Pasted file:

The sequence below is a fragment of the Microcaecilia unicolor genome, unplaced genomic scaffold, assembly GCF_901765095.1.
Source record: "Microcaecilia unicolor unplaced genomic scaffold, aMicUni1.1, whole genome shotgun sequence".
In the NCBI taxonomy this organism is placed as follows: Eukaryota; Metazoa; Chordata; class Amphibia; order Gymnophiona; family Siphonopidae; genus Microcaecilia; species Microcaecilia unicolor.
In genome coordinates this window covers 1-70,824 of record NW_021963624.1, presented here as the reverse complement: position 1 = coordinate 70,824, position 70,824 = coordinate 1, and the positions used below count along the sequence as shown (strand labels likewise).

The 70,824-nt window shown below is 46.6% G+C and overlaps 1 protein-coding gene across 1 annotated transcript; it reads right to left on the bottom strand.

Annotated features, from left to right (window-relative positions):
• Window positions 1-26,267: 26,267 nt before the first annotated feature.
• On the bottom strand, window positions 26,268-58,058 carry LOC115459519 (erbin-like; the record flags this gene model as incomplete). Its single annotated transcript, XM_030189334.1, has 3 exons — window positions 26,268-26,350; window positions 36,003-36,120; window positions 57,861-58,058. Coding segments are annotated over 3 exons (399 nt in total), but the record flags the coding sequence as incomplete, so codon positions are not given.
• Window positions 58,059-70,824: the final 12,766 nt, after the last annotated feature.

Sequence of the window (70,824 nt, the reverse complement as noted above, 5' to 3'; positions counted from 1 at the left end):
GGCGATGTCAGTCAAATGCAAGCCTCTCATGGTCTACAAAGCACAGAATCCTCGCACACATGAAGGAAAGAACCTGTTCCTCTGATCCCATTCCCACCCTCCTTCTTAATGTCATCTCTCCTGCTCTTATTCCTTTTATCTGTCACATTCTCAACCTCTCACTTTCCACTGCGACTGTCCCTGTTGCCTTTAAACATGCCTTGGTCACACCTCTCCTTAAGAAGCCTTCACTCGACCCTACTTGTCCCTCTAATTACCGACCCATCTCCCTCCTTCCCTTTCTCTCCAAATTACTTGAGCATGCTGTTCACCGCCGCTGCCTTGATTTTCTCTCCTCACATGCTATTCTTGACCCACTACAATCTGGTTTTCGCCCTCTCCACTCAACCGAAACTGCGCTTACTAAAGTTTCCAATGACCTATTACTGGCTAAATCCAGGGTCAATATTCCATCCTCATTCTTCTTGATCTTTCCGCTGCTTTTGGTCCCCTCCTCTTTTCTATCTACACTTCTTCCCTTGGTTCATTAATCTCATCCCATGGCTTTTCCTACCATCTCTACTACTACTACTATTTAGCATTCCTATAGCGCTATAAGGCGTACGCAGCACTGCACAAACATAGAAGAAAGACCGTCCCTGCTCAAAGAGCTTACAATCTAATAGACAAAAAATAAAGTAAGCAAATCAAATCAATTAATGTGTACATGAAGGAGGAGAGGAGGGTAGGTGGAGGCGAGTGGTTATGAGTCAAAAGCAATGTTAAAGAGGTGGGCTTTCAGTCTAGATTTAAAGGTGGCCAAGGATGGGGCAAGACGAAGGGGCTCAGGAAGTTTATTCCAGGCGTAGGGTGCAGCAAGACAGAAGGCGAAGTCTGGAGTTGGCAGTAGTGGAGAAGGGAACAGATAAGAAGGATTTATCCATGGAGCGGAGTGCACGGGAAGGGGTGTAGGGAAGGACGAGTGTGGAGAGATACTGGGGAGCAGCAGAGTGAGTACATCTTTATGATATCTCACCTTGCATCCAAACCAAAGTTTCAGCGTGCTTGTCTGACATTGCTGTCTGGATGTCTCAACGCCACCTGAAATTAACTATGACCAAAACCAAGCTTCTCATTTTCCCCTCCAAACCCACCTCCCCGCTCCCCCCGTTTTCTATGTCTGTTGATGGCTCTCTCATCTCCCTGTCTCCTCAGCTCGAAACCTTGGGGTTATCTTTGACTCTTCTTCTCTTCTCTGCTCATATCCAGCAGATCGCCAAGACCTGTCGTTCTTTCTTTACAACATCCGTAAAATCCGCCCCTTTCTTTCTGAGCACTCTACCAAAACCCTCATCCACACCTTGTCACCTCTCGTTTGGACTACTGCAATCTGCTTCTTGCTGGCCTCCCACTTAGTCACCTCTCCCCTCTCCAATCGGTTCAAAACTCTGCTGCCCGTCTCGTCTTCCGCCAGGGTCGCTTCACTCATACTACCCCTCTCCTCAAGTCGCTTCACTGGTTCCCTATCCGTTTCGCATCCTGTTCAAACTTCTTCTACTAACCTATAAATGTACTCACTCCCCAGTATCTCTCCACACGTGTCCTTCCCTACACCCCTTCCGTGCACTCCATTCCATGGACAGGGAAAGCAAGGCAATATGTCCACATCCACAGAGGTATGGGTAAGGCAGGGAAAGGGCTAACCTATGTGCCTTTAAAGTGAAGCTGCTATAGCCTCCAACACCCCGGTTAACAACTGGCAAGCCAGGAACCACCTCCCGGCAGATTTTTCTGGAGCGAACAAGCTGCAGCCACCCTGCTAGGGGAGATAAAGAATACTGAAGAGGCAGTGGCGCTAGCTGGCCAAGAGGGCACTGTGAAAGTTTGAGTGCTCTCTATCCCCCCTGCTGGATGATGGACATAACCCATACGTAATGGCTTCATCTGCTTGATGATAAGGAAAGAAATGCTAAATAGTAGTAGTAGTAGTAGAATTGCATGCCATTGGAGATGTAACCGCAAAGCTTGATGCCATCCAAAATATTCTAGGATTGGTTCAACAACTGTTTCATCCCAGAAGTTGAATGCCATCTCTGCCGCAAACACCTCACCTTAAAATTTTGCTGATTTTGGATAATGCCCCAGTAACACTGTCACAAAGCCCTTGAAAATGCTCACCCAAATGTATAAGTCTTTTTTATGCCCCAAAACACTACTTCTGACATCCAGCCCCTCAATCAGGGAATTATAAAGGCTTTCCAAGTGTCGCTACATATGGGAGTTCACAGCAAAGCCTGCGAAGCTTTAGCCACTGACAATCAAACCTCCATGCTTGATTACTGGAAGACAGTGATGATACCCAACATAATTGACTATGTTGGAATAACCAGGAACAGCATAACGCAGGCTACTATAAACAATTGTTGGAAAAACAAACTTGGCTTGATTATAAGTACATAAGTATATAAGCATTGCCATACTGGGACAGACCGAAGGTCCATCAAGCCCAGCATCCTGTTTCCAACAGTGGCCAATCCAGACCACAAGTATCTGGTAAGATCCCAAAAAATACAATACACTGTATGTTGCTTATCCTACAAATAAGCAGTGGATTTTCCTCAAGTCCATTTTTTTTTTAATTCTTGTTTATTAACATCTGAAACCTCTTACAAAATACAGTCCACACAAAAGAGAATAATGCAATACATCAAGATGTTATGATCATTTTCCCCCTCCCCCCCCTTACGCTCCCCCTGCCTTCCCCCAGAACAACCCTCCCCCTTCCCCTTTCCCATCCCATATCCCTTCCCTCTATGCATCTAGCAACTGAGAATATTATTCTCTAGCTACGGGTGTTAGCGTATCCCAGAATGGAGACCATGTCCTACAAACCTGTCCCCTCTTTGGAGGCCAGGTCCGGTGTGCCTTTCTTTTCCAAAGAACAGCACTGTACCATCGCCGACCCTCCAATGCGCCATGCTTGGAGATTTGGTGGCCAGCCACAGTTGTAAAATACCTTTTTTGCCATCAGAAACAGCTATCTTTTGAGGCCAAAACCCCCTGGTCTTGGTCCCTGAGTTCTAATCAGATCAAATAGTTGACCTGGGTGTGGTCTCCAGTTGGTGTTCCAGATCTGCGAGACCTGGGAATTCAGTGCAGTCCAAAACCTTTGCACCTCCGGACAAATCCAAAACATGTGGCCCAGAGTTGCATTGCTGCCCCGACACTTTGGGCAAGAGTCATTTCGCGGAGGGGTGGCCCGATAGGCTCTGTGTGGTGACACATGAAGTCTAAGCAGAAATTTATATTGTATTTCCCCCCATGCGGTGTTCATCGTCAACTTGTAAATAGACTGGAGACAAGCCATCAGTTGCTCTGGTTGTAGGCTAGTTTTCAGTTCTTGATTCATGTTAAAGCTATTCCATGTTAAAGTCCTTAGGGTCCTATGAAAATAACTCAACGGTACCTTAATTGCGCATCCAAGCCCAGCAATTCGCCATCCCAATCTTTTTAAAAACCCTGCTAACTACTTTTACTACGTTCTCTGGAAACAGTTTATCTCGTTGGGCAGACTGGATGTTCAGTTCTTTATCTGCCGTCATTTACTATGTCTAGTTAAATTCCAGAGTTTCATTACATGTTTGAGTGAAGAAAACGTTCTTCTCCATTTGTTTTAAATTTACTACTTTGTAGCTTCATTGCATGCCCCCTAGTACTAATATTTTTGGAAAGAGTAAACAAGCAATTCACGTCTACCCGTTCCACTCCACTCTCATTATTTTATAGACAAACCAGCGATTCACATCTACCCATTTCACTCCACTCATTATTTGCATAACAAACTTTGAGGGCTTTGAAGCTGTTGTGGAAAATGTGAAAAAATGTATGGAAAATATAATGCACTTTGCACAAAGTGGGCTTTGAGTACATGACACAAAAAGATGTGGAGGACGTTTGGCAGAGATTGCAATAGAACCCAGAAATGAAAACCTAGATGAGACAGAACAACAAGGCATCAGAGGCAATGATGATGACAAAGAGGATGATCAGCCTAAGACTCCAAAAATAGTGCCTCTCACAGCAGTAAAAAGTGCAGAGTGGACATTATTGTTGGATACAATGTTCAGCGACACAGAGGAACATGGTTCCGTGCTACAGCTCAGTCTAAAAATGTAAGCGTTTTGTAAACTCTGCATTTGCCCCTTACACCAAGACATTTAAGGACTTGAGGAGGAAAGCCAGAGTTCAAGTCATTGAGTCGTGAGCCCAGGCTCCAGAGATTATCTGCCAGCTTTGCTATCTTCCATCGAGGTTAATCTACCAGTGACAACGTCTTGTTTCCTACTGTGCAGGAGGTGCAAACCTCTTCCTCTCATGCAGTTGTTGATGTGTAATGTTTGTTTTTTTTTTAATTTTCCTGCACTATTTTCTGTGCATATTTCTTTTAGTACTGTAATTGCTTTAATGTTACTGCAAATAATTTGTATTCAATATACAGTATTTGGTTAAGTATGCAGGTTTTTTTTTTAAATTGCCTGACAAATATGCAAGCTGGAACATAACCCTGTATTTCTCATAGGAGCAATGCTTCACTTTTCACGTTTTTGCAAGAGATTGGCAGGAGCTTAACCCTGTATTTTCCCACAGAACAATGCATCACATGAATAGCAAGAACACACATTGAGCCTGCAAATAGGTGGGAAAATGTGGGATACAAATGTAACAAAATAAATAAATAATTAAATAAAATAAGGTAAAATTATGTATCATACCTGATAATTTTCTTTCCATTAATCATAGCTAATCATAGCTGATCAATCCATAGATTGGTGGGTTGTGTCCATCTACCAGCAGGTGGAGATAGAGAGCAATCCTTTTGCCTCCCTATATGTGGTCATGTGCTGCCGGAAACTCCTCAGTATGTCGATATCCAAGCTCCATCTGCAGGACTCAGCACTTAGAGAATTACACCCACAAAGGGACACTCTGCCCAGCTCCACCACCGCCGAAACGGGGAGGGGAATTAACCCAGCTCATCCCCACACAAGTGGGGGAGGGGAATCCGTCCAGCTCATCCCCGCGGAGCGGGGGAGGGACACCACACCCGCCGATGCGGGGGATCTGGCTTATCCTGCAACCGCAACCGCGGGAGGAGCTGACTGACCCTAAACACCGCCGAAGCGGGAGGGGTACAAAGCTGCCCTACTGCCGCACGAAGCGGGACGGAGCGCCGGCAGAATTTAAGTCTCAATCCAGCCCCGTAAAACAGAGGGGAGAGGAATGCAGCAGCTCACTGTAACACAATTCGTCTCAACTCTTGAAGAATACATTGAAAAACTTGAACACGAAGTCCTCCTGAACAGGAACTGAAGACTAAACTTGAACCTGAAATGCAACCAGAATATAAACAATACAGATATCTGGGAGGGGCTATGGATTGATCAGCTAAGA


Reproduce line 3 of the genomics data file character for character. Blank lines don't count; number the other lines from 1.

In the NCBI taxonomy this organism is placed as follows: Eukaryota; Metazoa; Chordata; class Amphibia; order Gymnophiona; family Siphonopidae; genus Microcaecilia; species Microcaecilia unicolor.